While Harris has spoken up on issues that disproportionately affect Black people, like police reform and voting rights, many activists say she has not done enough to promote specific policies that would help them.
Similarly, Harris has been a longtime supporter of abortion rights, but she had initial reservations about becoming the face of the administration’s push on the issue after the Supreme Court struck down Roe v. Wade.
People familiar with the discussion, who spoke on the condition of anonymity to detail a sensitive dynamic, said Harris was worried she could be pigeonholed on the issue because of her gender. Ultimately, she decided to take on the issue and has traveled the country in support of abortion access.
Cape Coast Castle, where Harris stopped on Tuesday, is one of dozens of forts that imprisoned enslaved people before they were sent to the Americas and the Caribbean, where Harris’ father hails from. She was visibly emotional during the tour, and she declared afterward that all children should be taught what happened there.
“There are dungeons here where human beings were kept,” she said. “Men, women and children. They were kidnapped from their homes. They were transported hundreds of miles from their home, not really sure where they were headed. And they came to this place of horror – some to die, many to starve and be tortured, women to be raped – before they were then forcibly taken on a journey thousands of miles from their home.”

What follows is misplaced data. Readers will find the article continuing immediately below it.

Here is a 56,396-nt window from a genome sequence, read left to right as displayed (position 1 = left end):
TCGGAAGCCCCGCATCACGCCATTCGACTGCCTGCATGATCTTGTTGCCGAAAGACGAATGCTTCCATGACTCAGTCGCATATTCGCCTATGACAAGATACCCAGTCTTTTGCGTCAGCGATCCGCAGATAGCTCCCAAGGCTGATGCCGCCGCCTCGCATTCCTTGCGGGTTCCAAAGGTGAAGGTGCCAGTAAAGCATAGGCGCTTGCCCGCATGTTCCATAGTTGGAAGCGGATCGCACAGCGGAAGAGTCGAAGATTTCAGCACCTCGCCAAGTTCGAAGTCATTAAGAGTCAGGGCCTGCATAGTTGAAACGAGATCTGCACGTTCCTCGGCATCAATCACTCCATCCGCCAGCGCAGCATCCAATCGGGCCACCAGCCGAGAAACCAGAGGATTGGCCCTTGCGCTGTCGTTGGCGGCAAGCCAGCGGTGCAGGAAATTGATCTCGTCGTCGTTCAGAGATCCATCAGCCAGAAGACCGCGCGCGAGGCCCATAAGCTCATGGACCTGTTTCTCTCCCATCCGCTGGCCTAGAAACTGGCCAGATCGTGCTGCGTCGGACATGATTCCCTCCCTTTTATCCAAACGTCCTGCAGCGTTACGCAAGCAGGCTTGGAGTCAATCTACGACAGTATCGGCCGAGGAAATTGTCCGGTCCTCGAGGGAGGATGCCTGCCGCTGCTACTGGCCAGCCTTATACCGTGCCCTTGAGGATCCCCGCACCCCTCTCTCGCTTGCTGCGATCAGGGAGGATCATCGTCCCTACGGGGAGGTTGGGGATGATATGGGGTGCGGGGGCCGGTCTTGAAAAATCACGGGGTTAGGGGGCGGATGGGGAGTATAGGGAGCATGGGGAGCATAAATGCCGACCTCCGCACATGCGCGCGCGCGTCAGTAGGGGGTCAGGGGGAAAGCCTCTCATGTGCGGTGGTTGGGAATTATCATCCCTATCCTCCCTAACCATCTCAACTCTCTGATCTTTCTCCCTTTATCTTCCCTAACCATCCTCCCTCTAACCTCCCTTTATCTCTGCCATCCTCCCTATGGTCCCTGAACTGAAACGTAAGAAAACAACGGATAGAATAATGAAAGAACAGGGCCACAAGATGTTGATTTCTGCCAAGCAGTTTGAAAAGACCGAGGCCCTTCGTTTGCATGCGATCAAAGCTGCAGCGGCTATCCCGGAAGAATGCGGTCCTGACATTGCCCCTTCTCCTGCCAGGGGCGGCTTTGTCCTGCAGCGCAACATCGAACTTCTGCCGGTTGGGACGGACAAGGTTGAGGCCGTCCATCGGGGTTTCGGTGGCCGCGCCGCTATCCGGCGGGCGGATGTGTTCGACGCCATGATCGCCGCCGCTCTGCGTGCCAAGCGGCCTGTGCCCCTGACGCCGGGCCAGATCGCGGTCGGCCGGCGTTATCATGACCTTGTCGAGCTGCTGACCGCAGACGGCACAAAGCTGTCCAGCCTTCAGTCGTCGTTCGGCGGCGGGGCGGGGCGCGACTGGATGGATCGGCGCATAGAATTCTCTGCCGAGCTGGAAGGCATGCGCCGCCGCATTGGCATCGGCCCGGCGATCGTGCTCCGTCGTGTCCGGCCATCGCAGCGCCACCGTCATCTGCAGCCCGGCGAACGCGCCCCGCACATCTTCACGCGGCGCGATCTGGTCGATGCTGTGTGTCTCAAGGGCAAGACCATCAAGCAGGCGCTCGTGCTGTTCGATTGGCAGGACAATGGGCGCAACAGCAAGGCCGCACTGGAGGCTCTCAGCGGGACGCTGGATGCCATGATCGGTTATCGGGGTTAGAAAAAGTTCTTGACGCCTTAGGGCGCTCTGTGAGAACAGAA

As she traveled through Zambia, she stressed a tie that was not just historical, but also familial.
Gopalan, her maternal grandfather, was a civil servant in India and an expert in refugee resettlement. In 1966, the Indian government sent him to Zambia to help the African nation deal with a surge of refugees after the country that would become Zimbabwe declared its independence from the United Kingdom. As a child, Harris would come to visit him.
Between official events on Friday, Harris stopped at 16 Independence Ave. in Lusaka, the site of the home where her grandfather lived. She was handed a small blue document, a public record from the Zambia Ministry of Lands that contained her grandfather’s surname. She also stopped by a hospital where her aunt worked.
Zambian President Hakainde Hichilema said at a news conference that his nation was “ecstatic” about Harris’ visit, which he called “a homecoming.”
“My duty is really simple this afternoon,” Hichilema said. “To warmly welcome (the) vice president to (the) statehouse, to Zambia. And to many Zambians, it’s receiving somewhat a daughter of our own country.”